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KSL Bankruptcy Calls Into Question Marketer Appetite for Indie Media Shops

Liabilities North of $50 Million

By Published on . 9

The already small universe of independent media agencies just shrank further. KSL Media -- a 32-year old shop that claimed 135 employees in New York, Los Angeles and Las Vegas -- has filed for Chapter 11 to "conduct an orderly wind-down" of operations.

The board was presented with information in June indicating that efforts to restructure "would likely not be successful," according to the filing Wednesday with the U.S. Bankruptcy Court for the Central District of California. The company has assets between $10 million and $50 million but liabilities north of $50 million, the filing says.

KSL Media's 20 largest creditors include ESPN, with a claim approaching $4.2 million; FX, with a claim above $1.8 million; and Comedy Central, with a claim nearing $1.2 million.

The company on its website has claimed $800 million in billings, but industry observers pegged the number much lower after KSL's client list shrank in recent times. Marketers on the agency roster include Petsmart, Toshiba and Sizzler, but KSL sustained a big loss earlier this year when Bacardi shifted its $130 million account from to WPP's Mindshare.

Along with the Bacardi loss, the sudden departure of CEO Hank Cohen last month set tongues wagging that all wasn't well at the firm. But there didn't appear to be a shutdown underway as recently as this week, when the agency was still posting to Twitter and Facebook.

Wednesday evening, however, emails to CMO Michael Oddi inquiring about the filing bounced back. Calls for comment were not returned.

Scale Necessary to Compete?
KSL inherited Interpublic as a parent when True North Communications, its previous owner, was acquired by Interpublic. KSL Media bought itself back from Interpublic in May 2003 in an all-cash deal negotiated in September 2001.

The shuttering of the shop after three decades in business comes as media-buying scale becomes an increasingly hot topic, particularly since the deal to merge two giant ad firms, Publicis Groupe and Omnicom Group. The size of the joint media buying operation -- which will overshadow competitors -- will be a key point that regulators will examine as they determine whether to approve the deal. Marketers, meanwhile, are pushing to integrate creative and media duties under a single agency roof and to take more marketing responsibilities, including media-buying, in-house.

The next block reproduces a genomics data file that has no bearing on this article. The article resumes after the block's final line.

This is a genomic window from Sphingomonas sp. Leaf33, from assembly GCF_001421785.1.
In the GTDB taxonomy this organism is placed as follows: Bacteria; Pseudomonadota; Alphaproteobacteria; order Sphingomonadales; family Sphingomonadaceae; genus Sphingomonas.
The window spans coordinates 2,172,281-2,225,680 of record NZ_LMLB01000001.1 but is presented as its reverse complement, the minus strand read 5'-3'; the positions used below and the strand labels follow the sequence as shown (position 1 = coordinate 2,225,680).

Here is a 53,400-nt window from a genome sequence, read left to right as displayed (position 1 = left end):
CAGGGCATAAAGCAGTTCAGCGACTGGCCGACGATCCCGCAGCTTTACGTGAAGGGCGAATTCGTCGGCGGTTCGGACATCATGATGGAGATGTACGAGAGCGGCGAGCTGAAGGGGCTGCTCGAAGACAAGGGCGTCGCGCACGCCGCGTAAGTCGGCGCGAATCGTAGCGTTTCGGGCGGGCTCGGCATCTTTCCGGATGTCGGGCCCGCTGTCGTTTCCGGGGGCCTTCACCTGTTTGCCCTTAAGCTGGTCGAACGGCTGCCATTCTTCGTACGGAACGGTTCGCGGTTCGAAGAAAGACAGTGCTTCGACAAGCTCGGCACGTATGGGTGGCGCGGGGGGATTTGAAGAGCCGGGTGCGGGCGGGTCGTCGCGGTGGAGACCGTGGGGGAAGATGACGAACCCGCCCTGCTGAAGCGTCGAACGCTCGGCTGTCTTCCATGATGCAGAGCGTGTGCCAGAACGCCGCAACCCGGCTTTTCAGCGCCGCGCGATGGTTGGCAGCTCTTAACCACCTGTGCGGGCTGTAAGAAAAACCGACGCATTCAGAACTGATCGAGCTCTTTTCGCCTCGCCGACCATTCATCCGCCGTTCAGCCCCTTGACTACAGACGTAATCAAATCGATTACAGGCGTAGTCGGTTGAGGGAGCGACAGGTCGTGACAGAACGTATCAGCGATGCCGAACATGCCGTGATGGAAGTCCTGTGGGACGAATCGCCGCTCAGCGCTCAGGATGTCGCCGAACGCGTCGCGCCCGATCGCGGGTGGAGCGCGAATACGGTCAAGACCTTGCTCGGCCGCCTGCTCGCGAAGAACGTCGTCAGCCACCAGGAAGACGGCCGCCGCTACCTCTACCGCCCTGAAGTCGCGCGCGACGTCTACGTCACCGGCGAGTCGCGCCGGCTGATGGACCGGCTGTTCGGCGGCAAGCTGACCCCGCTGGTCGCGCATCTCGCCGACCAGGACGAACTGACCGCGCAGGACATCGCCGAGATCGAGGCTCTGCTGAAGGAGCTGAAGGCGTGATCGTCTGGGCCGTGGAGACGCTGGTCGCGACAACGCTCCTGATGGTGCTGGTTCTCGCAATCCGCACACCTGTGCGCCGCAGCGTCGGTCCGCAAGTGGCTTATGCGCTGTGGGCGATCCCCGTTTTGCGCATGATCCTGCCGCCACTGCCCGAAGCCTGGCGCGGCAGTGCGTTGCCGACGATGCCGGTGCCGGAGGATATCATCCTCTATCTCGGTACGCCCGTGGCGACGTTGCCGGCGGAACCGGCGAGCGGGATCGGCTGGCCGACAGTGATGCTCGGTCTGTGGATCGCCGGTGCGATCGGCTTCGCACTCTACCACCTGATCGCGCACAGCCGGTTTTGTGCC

There are few small to mid-size independent media agencies that haven't been gobbled up by bigger players. And there's only one very large indie media agency of scale that remains, Horizon Media.

Said Bill Koenigsberg, Horizon's CEO: "It's very hard to jump in and start a fully integrated media agency from scratch and it's hard for clients to go within someone without a minimum volume threshold. What scale provides you is intelligence in the marketplace." The shuttering of KSL doesn't have to be the death-knell for small media shops altogether, but surviving won't be easy and will require specialization, he said.

"I don't see this as the nail in the coffin that no smaller independent could ever exist," Mr. Koenigsberg said. "As storytelling and content become more important, there will be opportunities and it's about being smart, not small or big." He cited Omnicom Group's recent spinoff, Giant Spoon, overseen by former OMD U.S. CEO Alan Cohen, as well as Naked Communications.

There be a niche for clients that are getting totally lost in big entities, devoting maybe $15 million or $20 million a year to measured media, Mr. Koenigsberg added. "Smaller players in certain circumstances can survive and live in the ecoystem that bigger players are playing in," he said. "But it's tough."

Contributing: Catherine Wolf

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